On September 21, 2010, Thompson Publishing Holding Co., Inc. (“Thompson”) and various related entities, filed petitions for bankruptcy in the United States Bankruptcy for the District of Delaware.  (View a copy of Thompson’s Petition for Bankruptcy here.)  This post will look briefly at Thompson’s business, why it filed for bankruptcy and what it hopes to achieve while in bankruptcy.  Much of the information provided in this post comes from Thompson’s Declaration in Support of Chapter 11 Petitions (the “Declaration“), a copy of which is available for review here.

Thompson’s Business

Thompson provides various forms of publications and information on a subscriber basis to professionals in the health care, financial services, human resources, legal and environmental industries (among others).  The company offers approximately 300 products and services that are delivered to customers in various formats, including newsletters, books, web subscriptions and email alerts.  Thompson’s customer base comprises over 70,000 subscribers that include industries such as financial institutions, law firms, hospitals and accounting firms.  The vast majority of the company’s revenues (74%) derive from subscription fees for Thompson’s services.  Declaration at *3.

Thompson offers its publications and services through several divisions, including AHC Media LLC, Sheshunoff Information Services and The Performance Institute, Inc..  Although these entities operate out of different headquarters throughout the U.S., Thompson concentrates its “back office” operations such that all billing, distribution and warehousing for its divisions are performed in centralized locations.  Id. at *4.

Events Leading to Bankruptcy

It is no secret that the publishing industry as a whole has suffered during the last few years.  Thompson cites the “global economic downturn” as one of the factors leading to its drop in revenue and profitability.  Macroeconomics aside, the company’s profitability has also suffered due to what it views as a “lack of new regulations” that would provide Thompson with subjects to write about, the growth of free on-line material and a drop in demand for Thompson’s conference business.  Id. at *8.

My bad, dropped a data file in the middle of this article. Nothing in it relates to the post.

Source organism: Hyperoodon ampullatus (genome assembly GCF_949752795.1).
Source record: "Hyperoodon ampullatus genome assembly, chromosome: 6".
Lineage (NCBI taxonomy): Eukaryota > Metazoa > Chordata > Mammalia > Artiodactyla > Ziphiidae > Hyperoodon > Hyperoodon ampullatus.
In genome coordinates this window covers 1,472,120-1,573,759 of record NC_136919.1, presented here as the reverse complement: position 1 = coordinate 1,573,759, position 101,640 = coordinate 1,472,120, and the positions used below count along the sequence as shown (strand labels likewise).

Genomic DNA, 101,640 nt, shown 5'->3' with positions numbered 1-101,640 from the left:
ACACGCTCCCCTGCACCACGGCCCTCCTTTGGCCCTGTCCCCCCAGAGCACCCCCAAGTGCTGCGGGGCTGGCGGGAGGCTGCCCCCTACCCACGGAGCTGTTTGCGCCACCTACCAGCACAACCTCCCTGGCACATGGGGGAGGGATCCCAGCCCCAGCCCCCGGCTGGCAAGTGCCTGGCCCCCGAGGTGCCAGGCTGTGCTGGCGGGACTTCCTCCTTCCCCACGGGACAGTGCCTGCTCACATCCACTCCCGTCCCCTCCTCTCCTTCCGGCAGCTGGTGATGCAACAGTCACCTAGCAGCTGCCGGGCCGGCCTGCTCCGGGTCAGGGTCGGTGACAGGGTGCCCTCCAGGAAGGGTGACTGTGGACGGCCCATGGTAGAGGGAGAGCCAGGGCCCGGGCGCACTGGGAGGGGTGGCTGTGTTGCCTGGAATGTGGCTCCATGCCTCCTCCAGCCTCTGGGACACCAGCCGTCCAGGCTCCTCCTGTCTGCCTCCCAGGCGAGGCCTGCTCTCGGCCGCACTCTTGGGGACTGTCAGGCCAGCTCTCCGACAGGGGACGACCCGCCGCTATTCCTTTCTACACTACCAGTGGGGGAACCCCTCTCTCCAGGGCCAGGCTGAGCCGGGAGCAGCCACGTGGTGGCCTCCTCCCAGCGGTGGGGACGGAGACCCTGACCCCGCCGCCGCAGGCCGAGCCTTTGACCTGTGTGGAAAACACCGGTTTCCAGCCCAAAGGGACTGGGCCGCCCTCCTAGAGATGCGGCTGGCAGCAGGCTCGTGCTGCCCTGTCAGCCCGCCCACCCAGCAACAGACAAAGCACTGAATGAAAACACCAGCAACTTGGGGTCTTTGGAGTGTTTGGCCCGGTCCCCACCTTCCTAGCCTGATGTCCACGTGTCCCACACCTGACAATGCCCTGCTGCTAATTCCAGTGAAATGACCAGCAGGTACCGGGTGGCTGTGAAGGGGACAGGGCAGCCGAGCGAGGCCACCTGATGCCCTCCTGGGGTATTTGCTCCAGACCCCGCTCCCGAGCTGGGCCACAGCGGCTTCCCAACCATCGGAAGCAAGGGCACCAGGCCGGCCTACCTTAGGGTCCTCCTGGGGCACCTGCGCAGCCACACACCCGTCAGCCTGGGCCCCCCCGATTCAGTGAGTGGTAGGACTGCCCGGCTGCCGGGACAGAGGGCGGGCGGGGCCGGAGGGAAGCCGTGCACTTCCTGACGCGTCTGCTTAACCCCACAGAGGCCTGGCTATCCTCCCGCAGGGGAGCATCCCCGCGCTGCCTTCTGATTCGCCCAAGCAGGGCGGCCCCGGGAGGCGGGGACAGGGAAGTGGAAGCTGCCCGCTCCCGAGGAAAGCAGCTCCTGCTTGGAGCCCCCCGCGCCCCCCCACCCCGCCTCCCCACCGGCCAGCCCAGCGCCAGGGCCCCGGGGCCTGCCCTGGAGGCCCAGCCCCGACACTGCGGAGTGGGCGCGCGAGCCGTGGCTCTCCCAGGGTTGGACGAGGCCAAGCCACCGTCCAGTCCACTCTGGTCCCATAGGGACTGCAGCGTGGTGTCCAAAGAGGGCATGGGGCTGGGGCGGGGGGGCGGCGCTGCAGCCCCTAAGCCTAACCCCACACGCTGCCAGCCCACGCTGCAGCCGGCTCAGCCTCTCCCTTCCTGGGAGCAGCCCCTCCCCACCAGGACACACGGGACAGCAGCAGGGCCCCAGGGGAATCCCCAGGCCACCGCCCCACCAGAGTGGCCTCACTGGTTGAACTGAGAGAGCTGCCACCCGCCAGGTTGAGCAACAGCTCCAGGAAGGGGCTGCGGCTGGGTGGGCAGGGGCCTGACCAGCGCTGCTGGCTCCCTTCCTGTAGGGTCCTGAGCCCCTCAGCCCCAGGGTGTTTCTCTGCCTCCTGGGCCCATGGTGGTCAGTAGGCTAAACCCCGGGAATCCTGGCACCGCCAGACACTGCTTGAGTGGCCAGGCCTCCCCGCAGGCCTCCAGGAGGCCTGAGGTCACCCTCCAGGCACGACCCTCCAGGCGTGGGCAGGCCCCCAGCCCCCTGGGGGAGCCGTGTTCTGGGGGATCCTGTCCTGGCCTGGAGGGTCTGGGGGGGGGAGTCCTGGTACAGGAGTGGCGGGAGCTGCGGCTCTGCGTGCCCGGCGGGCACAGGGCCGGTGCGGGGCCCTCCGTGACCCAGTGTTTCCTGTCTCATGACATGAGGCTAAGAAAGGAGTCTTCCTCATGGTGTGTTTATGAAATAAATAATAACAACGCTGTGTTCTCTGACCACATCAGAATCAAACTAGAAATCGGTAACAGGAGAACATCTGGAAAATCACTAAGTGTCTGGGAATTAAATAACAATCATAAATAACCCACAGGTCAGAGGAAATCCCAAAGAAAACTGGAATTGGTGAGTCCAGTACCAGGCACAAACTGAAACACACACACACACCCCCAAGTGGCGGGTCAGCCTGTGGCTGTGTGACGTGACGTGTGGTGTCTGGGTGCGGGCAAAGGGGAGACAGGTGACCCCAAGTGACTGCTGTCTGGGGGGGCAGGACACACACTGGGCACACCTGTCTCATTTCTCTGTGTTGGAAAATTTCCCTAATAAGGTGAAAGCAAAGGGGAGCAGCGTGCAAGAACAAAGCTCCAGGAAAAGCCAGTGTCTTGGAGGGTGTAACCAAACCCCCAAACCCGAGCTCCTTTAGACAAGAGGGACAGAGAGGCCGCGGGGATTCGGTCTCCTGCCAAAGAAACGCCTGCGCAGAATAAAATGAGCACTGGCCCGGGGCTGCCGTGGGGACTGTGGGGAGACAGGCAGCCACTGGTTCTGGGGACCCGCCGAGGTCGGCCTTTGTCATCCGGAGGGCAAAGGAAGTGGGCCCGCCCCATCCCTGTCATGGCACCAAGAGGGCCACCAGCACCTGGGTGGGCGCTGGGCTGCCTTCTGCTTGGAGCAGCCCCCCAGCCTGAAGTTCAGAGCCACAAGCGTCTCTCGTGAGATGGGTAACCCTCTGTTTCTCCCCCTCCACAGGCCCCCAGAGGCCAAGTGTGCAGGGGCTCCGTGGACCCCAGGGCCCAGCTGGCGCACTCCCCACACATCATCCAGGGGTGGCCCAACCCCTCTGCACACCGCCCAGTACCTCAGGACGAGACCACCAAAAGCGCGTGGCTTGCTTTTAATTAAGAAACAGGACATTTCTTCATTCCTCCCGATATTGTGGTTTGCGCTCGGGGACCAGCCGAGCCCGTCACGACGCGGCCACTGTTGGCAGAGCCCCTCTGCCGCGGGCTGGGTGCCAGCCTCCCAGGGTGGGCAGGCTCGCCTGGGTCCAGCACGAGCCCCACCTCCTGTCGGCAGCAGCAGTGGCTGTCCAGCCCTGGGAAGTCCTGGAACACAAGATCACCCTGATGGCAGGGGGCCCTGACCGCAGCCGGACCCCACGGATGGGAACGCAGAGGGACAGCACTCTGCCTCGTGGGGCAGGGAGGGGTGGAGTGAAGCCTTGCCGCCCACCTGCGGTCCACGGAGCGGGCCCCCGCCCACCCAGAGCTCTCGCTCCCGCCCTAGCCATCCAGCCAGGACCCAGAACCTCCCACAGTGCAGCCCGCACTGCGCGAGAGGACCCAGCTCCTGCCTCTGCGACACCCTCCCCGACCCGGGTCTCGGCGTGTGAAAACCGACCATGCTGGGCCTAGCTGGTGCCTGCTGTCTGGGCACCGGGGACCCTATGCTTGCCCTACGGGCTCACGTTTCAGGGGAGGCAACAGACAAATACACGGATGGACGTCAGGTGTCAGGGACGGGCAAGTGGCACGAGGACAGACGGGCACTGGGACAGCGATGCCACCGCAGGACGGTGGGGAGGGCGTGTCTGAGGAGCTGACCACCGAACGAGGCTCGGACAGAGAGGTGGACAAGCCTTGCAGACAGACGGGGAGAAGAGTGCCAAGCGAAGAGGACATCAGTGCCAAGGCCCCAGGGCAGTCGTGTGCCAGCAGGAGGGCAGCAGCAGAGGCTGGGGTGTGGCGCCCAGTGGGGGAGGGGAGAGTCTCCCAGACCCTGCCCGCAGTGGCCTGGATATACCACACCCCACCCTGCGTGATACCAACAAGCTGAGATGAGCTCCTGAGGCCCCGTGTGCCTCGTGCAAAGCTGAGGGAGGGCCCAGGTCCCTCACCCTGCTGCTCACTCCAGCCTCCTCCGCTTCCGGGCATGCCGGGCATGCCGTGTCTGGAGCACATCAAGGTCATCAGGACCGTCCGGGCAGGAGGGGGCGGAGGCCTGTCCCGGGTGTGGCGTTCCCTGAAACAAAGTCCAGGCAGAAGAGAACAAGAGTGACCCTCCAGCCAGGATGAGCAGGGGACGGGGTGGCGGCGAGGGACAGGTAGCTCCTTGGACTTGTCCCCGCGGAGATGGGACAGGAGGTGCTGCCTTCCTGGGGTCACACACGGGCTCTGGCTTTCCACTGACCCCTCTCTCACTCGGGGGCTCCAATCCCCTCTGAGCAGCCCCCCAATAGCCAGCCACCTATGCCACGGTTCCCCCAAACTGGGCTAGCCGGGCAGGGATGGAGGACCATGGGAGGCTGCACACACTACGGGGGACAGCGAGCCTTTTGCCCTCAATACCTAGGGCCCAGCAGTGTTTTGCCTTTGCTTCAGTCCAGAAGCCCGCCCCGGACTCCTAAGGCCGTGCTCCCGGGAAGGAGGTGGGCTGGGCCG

The Proposed Sale of Assets

In late 2009, the company defaulted on certain loan covenants.  In February of this year, one of Thompson’s lenders issued an acceleration notice on its loans.  Id. at *9-10.  By June, Thompson retained an investment banker to start the process under which Thompson would sell its businesses.  Through the sale process, 152 potential buyers were contacted resulting in five bids to purchase Thompson’s assets.  Viewing the offers as below fair value, Thompson’s lender decided to submit a “credit bid” for the business.  Soon after, Thompson filed for bankruptcy in order to conduct a sale of assets under section 363 of the Bankruptcy Code.  Id. at *11-12.


Section 363(b)(1) of the Bankruptcy Code authorizes the sale of a debtor’s assets “other than in the ordinary course of business.”  Debtors commonly file for bankruptcy protection hoping to consummate a 363 sale of assets.  Section 363 sales are attractive to debtors for many reasons, one being that the sale is “free and clear” of any interest in the subject property, provided certain conditions are met.  See 11 U.S.C. Sec. 363(f).  However, creditors are afforded various protections under the Bankruptcy Code.  For example, courts have found that successor liability claims against an asset purchaser and debtor survive chapter 11 where the claimants did not receive proper notice.  Western Auto Supply Co. v. Savage Arms, Inc. (In re Savage Indus.), 43 F.3d 714 (1st Cir. 1994).

Soon after filing for bankruptcy, Thompson filed a motion with the Bankruptcy Court seeking approval of bid procedures and related relief so that the company may proceed with the sale of assets.  A copy of the motion is available here.  As reflected in the motion, Thompson seeks approval of procedures that will govern the bidding and sale of its assets.  The motion outlines what Thompson views as the highest and best offer, yet it proposes procedures that would allow for higher bids to come in through an auction.

Thompson’s bankruptcy proceeding is before the Honorable Peter J. Walsh, a former Chief of the Delaware Bankruptcy Court.